The issue of employment status is a perennially challenging subject across all sectors, with many employers preferring to go down the self-employed route which can bring greater flexibility and fewer rights for workers, despite the well-known risks of a challenge either by the individual or tax authority. All too often employers wrongly believe that by having a robust contract in place it will protect them, yet they fail to consider the true nature of the relationship, which is probably the most critical component in determining the status of an individual. This issue has been a hot topic in England and Wales in the context of so-called "Associate Dentists", and the recent case of Lorna Taylor v (1) Alexia Hewett (2) Brian Hewett (3) A D Hewett Dental Practice (judgment dated 9th December 2015) has sought to provide some guidance on this issue within the Isle of Man.

The Claimant in this case was pursuing a whistleblowing claim, with such protection only open to employees and workers (as defined under the Employment Act 2006 (the Act)), and not for the self-employed. Accordingly, a preliminary hearing was set down to determine the employment status of the Claimant, who had signed a widely-used standard contract approved by the British Dental Association (BDA) within which she was classed as a self-employed "Associate Dentist".

In this case the Tribunal noted that it must look beyond the express terms of the contract towards the true factual situation between the parties in order to understand the status of the individual. Upon considering the matter the Tribunal unanimously held that the Claimant was both an employee and worker for the purposes of the Act.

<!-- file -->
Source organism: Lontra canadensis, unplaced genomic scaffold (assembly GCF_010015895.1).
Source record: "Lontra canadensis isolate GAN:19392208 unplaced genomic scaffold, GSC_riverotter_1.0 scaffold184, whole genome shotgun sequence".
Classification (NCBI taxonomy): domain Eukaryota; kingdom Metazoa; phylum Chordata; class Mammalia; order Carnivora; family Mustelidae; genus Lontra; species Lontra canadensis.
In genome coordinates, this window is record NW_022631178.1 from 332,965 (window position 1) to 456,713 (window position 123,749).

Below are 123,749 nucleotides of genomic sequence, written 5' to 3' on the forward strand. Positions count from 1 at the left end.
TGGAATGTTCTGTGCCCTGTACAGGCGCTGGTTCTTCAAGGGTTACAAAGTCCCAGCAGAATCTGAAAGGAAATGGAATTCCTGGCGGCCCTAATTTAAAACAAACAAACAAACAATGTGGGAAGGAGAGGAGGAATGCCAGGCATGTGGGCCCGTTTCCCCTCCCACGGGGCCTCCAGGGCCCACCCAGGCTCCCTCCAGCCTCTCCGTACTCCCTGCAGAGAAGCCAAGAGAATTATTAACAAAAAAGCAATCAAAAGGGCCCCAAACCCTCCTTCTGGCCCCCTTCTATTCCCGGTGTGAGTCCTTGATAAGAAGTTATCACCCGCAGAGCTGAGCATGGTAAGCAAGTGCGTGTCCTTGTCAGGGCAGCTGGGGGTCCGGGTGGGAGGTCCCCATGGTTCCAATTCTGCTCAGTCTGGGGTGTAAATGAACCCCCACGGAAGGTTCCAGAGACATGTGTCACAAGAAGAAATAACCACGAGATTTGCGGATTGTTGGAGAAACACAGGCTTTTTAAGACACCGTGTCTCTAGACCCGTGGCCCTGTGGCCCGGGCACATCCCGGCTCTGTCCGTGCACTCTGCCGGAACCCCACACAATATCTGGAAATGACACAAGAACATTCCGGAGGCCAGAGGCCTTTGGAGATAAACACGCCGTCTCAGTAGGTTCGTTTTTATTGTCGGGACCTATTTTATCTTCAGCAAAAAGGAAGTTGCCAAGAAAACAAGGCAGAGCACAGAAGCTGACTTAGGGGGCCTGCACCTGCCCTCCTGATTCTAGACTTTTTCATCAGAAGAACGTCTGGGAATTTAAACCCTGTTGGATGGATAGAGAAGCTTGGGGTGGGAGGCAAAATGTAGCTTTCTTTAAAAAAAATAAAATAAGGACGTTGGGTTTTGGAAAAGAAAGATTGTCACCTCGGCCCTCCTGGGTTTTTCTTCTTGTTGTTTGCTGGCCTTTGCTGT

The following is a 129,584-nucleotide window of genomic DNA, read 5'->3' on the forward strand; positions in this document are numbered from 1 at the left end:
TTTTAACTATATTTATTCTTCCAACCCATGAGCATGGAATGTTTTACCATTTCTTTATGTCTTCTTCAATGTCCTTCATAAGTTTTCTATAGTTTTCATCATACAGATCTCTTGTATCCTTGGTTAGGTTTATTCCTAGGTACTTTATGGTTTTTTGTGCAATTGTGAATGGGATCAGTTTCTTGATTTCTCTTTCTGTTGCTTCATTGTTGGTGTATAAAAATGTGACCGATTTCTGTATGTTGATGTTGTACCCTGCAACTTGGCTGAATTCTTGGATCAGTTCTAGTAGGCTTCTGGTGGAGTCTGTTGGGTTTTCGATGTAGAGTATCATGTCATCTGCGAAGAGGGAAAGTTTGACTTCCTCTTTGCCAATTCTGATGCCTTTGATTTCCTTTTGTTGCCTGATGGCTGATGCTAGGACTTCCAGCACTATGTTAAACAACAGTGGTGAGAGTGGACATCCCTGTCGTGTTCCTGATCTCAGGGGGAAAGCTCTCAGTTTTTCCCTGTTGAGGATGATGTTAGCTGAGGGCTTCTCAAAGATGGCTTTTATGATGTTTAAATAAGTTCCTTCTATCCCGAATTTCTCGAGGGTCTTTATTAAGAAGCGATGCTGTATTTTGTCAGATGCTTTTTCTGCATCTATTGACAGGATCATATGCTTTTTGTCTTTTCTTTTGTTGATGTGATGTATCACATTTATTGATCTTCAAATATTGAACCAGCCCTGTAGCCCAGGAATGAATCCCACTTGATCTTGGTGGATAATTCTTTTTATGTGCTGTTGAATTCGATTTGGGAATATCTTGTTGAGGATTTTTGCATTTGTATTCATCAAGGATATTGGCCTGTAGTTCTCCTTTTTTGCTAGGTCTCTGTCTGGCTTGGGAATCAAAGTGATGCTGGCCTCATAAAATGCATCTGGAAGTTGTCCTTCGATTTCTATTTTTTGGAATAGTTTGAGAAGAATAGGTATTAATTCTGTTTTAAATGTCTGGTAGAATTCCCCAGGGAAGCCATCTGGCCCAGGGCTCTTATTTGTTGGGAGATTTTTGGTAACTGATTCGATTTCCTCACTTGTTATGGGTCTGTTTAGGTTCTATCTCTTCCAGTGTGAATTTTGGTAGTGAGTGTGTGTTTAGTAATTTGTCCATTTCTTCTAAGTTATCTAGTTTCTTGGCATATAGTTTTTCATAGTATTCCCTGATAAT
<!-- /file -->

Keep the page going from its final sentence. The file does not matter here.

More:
The Tribunal noted in this case that the BDA had in its own guidance note warned that self-employed "Associate Dentist" status could be compromised if actual daily working practices were too prescriptive. In making its decision the Tribunal held that this was exactly what had occurred. Furthermore, the Tribunal noted that whilst the Claimant was classed as self-employed in the contract and for tax purposes there were a number of examples of control being exerted upon the Claimant. In particular, the Tribunal gave weight to the fact that the Claimant worked regular hours, worked exclusively for the Respondent, and that the Respondent provided the equipment, materials, premises, dental nurse and reception staff.

This case highlights the importance for all businesses, not only dental practices, to consider the true employment status of any self-employed workers, especially in cases where they are considering termination. Where there is any doubt legal advice should be sought, because the termination of self-employed individuals who may possess employment rights such as an "Associate Dentist" contract could potentially expose a business to the possibility of fighting a lengthy and costly unfair dismissal claim.

Mark Emery is an Associate in the Dispute Resolution Department at Appleby Isle of Man who successfully represented the Claimant in this case.

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